You cite yourself as a multi-faceted artist whose abilities range from writing, directing, producing, dancing, and acting which is incredibly impressive. Given how physically and mentally stimulating all these roles can be, how do you sustain yourself in all these areas? And how do you motivate yourself to continue pushing yourself to grow in all aspects when each one can be so different from the other?

PUJA: That’s a great question! I sustain and nurture myself through my spiritual practice and my self-care practices. Every morning, I meditate and pray; this grounds me and offers me clarity and insights I’m able to access only through my connection to my Higher Power. On most mornings, I also journal. I don’t find that I need to motivate myself or push myself for I feel endlessly inspired. There are so many stories, and so much beauty, I just want to capture all of them. Writing and the camera helps me capture and freeze moments in time that are otherwise ephemeral. Whether it’s acting, writing, directing, dancing, or producing, all of these are about telling a great story. And I love stories!

Prior to this interview, you told me how you strive to achieve a coexistence of your identities between your roots in the East and your life in the West. Have you ever struggled to find a balance between the two? Have obligations from one or the other impacted the way you want to present yourself?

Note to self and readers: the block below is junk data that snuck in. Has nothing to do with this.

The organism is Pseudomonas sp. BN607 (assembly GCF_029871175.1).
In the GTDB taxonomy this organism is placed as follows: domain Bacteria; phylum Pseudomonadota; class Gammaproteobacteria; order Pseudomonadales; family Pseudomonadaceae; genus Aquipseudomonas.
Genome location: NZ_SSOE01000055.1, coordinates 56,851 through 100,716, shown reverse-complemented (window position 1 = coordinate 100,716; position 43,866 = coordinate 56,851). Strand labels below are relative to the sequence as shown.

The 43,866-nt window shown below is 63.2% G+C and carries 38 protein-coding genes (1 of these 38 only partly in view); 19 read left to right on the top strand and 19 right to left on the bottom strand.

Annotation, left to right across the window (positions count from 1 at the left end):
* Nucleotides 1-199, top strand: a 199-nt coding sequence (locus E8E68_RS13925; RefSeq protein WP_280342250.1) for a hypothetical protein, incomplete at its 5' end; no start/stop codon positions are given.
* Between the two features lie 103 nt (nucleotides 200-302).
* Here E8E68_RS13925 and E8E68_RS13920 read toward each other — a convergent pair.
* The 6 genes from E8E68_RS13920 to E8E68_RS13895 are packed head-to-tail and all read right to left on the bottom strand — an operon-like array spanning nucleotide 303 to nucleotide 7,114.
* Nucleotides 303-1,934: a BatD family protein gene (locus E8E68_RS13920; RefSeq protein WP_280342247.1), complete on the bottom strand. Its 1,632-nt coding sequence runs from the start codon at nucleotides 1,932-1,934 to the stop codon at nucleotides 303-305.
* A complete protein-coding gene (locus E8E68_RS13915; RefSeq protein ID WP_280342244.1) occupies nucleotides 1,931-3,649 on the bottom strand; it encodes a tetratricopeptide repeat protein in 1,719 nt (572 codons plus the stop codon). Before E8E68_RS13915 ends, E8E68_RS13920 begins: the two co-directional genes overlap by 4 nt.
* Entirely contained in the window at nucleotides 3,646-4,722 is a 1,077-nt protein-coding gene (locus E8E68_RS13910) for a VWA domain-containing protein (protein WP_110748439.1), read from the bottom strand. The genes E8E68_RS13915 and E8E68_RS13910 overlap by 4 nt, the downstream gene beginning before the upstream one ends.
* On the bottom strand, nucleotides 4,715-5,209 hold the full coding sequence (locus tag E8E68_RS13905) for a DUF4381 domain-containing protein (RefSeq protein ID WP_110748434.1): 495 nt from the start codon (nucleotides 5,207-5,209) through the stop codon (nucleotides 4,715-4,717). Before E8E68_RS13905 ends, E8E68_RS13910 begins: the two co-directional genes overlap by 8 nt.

PUJA: My parents used to say, “You get the best of both worlds,” and I feel that’s been my experience. I feel so blessed to be both Indian and American. I love both cultures so much! The one way I can think of where balancing the two cultures showed up in how I presented myself was my hair! I used to blow out my hair all the time. I don’t do that very much anymore. In fact, during The Lincoln Lawyer audition, I did with my hair naturally curly and have finally embraced my Indian curls. I like wearing my hair naturally. I also like wearing it straight. I get to do either, depending on how I feel! But I think I used to straighten it to fit into and conform to a standard of beauty that wasn’t what my Indian hair actually likes to do.